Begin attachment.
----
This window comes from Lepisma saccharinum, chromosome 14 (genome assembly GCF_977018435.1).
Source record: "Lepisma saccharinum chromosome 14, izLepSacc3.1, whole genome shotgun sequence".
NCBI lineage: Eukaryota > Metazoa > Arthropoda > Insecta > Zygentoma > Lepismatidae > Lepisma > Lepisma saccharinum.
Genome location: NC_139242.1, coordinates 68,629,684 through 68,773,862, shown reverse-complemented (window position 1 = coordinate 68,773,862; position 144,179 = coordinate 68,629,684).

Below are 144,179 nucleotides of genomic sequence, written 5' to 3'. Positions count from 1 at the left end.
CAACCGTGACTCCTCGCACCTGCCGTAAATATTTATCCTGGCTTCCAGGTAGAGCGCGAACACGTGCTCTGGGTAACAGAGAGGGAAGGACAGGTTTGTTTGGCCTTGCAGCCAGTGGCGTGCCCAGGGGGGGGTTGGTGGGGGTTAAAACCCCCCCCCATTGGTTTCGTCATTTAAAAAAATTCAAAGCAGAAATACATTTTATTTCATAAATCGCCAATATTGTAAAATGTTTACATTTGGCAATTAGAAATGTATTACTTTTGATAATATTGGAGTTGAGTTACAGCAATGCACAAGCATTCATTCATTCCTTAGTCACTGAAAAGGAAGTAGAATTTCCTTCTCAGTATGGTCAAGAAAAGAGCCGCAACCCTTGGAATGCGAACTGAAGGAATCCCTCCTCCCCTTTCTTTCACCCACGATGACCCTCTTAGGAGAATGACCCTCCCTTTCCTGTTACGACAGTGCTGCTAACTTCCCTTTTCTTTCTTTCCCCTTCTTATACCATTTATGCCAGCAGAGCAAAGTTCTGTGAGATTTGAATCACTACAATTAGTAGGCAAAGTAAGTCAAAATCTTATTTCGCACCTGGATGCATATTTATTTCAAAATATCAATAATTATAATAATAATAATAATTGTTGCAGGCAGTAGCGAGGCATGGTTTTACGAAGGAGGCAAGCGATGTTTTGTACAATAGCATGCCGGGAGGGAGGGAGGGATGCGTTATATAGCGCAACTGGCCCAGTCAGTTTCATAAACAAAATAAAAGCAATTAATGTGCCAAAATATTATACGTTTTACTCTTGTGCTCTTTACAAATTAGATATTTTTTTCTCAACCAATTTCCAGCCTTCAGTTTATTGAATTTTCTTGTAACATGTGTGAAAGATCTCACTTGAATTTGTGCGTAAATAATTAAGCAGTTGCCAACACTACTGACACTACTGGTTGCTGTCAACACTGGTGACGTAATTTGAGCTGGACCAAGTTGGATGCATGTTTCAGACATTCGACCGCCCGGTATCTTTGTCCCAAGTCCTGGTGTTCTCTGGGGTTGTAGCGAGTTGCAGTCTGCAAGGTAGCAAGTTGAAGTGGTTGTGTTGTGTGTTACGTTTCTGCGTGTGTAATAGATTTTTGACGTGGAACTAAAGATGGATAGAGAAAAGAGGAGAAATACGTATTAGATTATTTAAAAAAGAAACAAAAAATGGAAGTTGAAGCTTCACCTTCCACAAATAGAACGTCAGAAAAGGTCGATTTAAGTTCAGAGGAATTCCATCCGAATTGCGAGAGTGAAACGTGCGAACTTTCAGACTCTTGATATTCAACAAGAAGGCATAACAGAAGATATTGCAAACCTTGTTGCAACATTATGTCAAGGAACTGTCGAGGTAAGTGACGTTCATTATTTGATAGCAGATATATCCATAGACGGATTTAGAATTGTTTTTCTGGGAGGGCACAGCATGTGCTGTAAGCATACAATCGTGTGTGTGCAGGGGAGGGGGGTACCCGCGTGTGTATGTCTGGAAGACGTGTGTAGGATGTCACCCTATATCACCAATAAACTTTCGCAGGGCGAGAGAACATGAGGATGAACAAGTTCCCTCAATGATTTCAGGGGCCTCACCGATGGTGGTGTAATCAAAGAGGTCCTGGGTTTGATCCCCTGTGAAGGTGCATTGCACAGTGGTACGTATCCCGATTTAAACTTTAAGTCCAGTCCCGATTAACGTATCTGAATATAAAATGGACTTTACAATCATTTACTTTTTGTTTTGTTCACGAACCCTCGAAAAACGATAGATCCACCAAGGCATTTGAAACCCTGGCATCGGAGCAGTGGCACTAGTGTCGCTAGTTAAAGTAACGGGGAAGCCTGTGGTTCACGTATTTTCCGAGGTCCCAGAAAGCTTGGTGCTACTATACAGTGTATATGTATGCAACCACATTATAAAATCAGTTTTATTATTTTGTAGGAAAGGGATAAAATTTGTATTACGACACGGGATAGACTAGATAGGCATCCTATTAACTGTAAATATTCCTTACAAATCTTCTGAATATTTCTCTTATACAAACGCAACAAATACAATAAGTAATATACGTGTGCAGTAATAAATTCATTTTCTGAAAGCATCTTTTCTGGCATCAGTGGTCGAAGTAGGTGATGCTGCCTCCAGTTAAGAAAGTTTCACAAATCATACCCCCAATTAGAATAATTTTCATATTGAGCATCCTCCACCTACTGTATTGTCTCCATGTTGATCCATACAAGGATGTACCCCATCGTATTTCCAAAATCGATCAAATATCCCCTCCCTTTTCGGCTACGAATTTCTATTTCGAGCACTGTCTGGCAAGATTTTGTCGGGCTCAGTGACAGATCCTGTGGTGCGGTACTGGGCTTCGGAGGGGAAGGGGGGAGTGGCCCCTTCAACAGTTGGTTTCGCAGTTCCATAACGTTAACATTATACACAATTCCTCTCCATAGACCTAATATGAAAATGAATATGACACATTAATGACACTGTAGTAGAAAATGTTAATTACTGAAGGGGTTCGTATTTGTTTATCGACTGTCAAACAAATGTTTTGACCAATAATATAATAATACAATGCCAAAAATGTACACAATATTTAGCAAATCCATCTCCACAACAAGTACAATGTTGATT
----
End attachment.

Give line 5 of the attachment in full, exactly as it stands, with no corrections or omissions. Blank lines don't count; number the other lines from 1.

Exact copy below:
Below are 144,179 nucleotides of genomic sequence, written 5' to 3'. Positions count from 1 at the left end.